fiberglass fabricating ?'s

Discussion in 'The Garage' started by lucky_strike, Apr 9, 2007.

  1. the_gr8t_waldo

    the_gr8t_waldo Long timer

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    for foam use the std blue or pink foam that you see in homiedepo or lowe's(you'll probably have to serch a bit just to find 1/2" thick). this useing the epoxie. just fiberglass each side of the sheet and then cut the individual pecies out. assemble them useing pins to hold position. round off the outside edges( maybe 2"radius ) and glass 'em useing fiberglass tape( two layers...first 3", second 4-5") inside mix sawdust, micro spers, flocked cotton fiber, or cab-o-sil - and fillet the inside corners ( about 1.24 radius..when that's almost hardened, apply 3" fiberglass tape to the inside corners. as for a fairing that's got a lot more work involved, and your probably better off trying the more involved mold making. for this use the same type of foam. and finished with plaster or something like it, sand to PERFECTIO once it's done a few coats of paint to fill in the pourus plaster and coat with mold release. then fiberglass away untill it's been built up enought ( insert a few braces too.and two "strong backs" so that once finished you can turn it over and sit it on the strong backs.) then you can fiberglass the final part, if you're lucky enought try to use the vacume bagging technique.
    #21
  2. the_gr8t_waldo

    the_gr8t_waldo Long timer

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    bty i've found that most plastics supply places are WAY over priced! i use aircraft spruce & specialty co. for my needs
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  3. the_gr8t_waldo

    the_gr8t_waldo Long timer

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    oh yeah, i nearly forgot.........plywood core matl( in the flat sided projects) only need the outside fiberglassed and corners taped,( and only the inside corners filleted and tape) and if done properly will be a LOT stronger than foam cored.. on the other hand foam cuts and shapes a LOT easyer and will have to be finished inside.
    #23
  4. GreaseMonkey

    GreaseMonkey Preshrunk & Cottony

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    Foam will work fine if all you want to do is have it look pretty in your garage, but if you want it to do any work at all or get slapped by branches while riding it should have a bit more impact resistance than a foam core. To make a box out of foam and glass that can survive a tipover, for example, is going to be heavier than a similar plywood box that has been glassed over. Additionally, in addition to being stronger the plywood box will have more interior room with an identical outside dimension.

    If you are certain your bike will never be on roads with bushes and trees on the shoulders, or you are positive you'll never park it anywhere the ground can get soft during the night and have the bike fall over, possibly with all the weight resting on one of your boxes, then a lighter construction can be called for but to have a pannier fail when you need to rely on it to be doing work could turn into a major pita.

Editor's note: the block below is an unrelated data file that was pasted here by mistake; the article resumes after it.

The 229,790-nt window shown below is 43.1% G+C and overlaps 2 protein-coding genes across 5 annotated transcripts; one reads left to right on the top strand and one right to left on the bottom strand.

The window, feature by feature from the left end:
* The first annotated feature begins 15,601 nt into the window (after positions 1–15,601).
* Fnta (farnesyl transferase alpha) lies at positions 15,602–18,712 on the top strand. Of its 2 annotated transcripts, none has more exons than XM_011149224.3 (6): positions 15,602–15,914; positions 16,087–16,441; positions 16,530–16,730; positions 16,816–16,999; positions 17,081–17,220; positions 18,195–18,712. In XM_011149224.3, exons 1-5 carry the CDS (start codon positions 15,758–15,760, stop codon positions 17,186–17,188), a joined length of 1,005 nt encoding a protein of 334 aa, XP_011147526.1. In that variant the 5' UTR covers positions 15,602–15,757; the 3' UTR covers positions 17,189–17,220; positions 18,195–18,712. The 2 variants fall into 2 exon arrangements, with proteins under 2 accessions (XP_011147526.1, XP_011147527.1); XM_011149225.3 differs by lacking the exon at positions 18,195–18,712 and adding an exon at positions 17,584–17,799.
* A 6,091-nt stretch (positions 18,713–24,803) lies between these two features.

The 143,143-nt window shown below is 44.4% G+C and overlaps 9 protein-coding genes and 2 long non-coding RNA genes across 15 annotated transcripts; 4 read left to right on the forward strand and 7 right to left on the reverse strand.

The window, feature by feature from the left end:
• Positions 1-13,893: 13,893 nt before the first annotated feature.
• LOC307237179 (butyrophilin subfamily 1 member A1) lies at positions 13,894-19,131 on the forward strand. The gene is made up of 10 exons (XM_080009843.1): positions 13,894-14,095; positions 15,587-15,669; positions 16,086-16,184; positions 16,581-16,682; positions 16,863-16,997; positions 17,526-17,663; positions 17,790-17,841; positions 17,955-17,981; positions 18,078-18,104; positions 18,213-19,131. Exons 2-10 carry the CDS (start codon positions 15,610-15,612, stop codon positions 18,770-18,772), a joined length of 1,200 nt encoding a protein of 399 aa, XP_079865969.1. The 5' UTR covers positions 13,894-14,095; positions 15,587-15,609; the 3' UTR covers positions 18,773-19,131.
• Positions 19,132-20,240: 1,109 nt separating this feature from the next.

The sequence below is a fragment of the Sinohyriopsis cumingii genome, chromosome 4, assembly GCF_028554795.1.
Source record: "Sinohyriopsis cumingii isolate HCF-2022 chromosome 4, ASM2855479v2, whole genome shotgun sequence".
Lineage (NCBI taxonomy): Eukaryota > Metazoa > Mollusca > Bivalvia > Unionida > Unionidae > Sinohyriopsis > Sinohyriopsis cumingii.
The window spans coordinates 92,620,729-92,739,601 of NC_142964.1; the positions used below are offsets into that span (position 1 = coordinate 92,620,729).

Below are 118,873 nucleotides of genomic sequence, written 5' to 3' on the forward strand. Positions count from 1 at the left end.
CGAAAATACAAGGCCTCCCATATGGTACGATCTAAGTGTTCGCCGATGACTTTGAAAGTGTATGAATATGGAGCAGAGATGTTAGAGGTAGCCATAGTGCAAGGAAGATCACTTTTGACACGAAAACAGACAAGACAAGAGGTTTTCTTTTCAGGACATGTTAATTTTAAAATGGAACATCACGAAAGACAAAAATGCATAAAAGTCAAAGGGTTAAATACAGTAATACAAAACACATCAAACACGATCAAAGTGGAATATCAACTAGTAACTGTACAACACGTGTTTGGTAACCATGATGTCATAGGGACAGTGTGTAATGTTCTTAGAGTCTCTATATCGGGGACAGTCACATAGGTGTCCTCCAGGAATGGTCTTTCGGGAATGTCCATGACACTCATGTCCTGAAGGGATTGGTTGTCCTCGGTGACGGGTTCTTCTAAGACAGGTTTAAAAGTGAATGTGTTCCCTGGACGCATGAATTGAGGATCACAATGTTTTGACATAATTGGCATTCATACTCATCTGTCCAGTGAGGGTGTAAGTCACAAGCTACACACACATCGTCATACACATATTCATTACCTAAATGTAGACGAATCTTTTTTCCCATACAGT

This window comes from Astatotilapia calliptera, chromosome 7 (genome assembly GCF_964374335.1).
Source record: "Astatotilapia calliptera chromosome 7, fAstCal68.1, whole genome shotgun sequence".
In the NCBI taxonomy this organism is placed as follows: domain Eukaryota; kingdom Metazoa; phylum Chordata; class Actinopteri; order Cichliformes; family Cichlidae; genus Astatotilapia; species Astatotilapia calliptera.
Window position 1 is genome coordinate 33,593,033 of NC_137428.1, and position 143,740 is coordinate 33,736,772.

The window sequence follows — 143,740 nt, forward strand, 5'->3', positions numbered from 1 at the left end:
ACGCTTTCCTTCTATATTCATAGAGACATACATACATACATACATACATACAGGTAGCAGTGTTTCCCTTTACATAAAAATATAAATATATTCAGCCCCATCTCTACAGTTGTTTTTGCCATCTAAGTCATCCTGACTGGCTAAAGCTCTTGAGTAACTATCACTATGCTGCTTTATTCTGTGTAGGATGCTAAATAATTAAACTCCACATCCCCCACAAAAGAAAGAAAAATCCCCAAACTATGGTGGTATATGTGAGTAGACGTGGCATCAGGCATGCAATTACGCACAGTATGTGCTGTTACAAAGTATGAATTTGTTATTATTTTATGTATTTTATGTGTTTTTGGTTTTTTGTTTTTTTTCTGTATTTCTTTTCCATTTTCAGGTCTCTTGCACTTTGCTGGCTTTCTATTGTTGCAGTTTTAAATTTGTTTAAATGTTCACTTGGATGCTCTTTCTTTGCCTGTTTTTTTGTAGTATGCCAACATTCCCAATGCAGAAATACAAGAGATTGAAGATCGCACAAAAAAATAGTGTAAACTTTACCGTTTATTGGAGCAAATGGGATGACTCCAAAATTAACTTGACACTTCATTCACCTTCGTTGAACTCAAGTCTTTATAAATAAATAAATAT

Now you could weld up a steel skeleton and foam over/around that, but I didn't see any reference to welding so I am guessing you weren't planning on doing that.
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  5. blewgrass

    blewgrass Been here awhile

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    these are a good way to get larger pieces of foam without having to build them up from smaller pieces. We use these on our docks at work. Kinda pricey if you only need a smaller piece.

    //http://www.buoyancyfoam.com/

    I've also learned, but have never tried, that acetone will eat/dissolve that blue or pink foam. That being said, a mold can be made, glassed over entirely, drill a hole and pour in acetone, dump out the swill that occurs.

    On some of the designs that i've seen in this link, i noticed some sharp corners. Although they aren't impossible, they tend to be trickier to mold with glass, particularly if using thicker woven cloths. The glass just doesn't like to bend around/into them. A lightweight, non-woven matt is better for taking those corners.

    As someone else already stated, there are many different additives and types of epoxys/resins. Most of my experience is with west system and polyester resins. Although west is less stinky and backed up with myriads of additives it can be much more expensive than polyester.
    As someone has already stated west system creates its own amine blush to aid in its curing. this blush is a wax that protectst the product while it comes to a full cure. If additional layers of glass are to be added to a fully cured west project, this blush must be removed entirely to ensure proper adhesion of the new layers. Polyesters can come either waxed or not and the wax can be added to those that don't have it. Unwaxed resins will not cure fully because of the absence of that wax, so subsequent layers can be added without the fear of a blush. your final layer of glass should be of the waxed persuasion to cure fully.

    just trying to provide a little more info on this topic, this is not everything you need to know to conquer glass on your first go-around, but it will definitely help. Others in the know please correct any oversights you might (and probably will) see. good luck!
    #25
  6. blewgrass

    blewgrass Been here awhile

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    #26